Recurring Cast: Kevin Bacon, Shawn Ashmore, Valorie Curry, Sam Underwood, Jessica Stroup with Connie Nielson and James Purefoy
Out of all of the seasons I was watching this Fall, the Following was the one I was least interested in. I loved the first season, but I never saw it as something that could be carried on into another year of episodes. That, coupled with the masses of unsatisfied reviews online, made me feel like skipping this one. However, enough entertaining factors, (mainly the two leads), made me throw myself back into the world of cult serial killers.
It got off to a slow start, backing up the thoughts I had read online. Empire magazine pointed out to me that, despite the interesting window-dressing, each episode is either a filler or is the same ‘race against time and quick shoot-out’ formula. For example, while I sometimes got so swept up in the plot, when you step back, you realise that each episodes involves the serial killers doing something gut-wrenchingly creepy and then Kevin Bacon dodging FBI agents and saving the day in a drastic chase scene. It helps that the show is still killing off its villains at any particular moment, so it is rarely the same faces taking on Ryan Hardy each week, but the show does feel stagnant in the first half of the season. Some of the early twists don’t hit the mark either. The first season was mildly unpredictable, always finding a new way of dragging a traitor into the story, without the audience either clocking on early, or losing belief in the story, as many shows like this end up doing. However, the first episodes don’t offer up anything new. It is mildly clever, especially with some of the smaller villains showing their hands, but the bigger reveals were easy to see a mile off. I struggled to tune in each week. Had the Following used up all of its best tricks last season?
Then things heated up. The first few episodes act as moving chess pieces into place, so the real action can really get us. Some of the later twists are really well done and there was one reveal, midway through, that I never saw coming. The turning point for the season for me was where Ryan’s niece, Max Hardy, is tracking one of the deadlier villains through the subway and no one is entirely sure if she is going to make it out of that scene alive. Also, deaths are done better this time around. In Season One, villains were killed off whenever, to keep things unpredictable. I appreciated it, but it felt forced, as if the Following was trying to be edgy on purpose. Here, characters only die, when they have been fully developed. We still get the sudden deaths (there were a few characters killed off that I never saw coming), but it feels, for want of a better word, right. It shows a certain level of control from the writers rather than in season one, where I believe that the momentum of the show overpowered the arc.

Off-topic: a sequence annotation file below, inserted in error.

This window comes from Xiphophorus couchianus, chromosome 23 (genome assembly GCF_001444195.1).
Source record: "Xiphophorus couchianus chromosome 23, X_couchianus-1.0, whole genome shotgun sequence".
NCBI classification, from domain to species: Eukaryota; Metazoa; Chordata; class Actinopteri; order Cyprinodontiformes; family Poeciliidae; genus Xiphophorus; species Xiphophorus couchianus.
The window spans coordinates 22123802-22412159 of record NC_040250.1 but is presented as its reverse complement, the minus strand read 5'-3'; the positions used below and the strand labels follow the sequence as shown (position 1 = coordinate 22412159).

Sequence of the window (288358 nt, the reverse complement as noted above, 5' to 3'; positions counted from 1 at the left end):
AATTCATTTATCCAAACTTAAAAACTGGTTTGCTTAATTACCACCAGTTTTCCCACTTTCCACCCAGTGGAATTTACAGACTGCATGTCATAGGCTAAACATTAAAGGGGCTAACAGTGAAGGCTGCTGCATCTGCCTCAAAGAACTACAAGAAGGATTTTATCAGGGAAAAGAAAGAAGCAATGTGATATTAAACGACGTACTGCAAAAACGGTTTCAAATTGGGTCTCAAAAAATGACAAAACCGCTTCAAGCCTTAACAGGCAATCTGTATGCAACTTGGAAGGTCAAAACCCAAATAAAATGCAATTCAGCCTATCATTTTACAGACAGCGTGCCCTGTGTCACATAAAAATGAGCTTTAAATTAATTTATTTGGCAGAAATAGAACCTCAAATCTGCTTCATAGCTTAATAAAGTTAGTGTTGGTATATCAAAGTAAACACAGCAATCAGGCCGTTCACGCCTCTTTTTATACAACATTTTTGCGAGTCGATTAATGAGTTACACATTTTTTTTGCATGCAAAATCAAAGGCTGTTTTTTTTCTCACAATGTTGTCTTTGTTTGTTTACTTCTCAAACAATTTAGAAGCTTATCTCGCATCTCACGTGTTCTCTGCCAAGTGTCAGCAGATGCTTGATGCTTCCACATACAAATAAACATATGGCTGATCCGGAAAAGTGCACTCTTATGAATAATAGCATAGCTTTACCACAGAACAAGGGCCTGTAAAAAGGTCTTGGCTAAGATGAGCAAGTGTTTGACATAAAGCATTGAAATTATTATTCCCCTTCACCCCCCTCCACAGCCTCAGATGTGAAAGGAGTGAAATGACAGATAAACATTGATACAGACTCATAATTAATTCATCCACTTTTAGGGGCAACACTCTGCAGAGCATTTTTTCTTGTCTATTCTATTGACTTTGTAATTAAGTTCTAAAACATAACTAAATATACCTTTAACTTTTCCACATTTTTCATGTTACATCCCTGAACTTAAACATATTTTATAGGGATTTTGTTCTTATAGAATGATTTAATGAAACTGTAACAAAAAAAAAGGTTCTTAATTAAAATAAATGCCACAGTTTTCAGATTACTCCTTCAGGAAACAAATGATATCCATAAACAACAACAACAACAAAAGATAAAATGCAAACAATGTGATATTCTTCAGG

The biggest problem with, not just Season Two, but both seasons of the Following, is that some of the villains aren’t that interesting. I like that the writers try to make the bad guys fairly ordinary, so we can relate to their stories, but sometimes they take the idea too far. I am not going to be afraid of the whimpering survivors of Season One, trying to hide from the FBI. I know they were always just supporting villains, until we got to the big event, but in my eyes, a cold-hearted killer wouldn’t be a nervous wreck, easily being manipulated by bigger, more important villains. I have no interest in the love stories between the bad guys: does anyone else remember when Emma was actually creepy? Luke and Mark, the twins, were so close to being great. I loved the eerie introduction to them and their little quirk, where they date the corpses of the bodies they kill for days after the murder. It made the Following seem a little smarter, holding it up against the big rival on the air, Hannibal. But then the twins kept turning irritating, falling in love with other characters and having little to no backbone.
On the other hand, though, some of the villains were the saving grace of Season Two. The way Following survives another season is throwing more bad guys into the pot. Alongside the main villain, we have a new face. She is nowhere near as threatening as Joe Carroll, but when both of their cults come for Ryan Hardy, the pressure is dialled right up and the episodes are much more entertaining. The twins also become a threat in their own sense, once their romantic subplot peters out. But, the star of the show, will always be James Purefoy’s Joe Carroll. Yes, he is alive: did we ever truly doubt that? James Purefoy embraces the cheesy nature of his character and hams it up to the maximum. He has some amazing monologues and becomes something like a super-villain in an Avengers movie. He is also so hard to hate. The Following improves twofold, when he is onscreen, and when him and Hardy face each other, a part of you, deep down, wants him to win.
Final Verdict: Slightly shaky, but the Following waves away claims that it is out of tricks. Serial killers have never been so cool.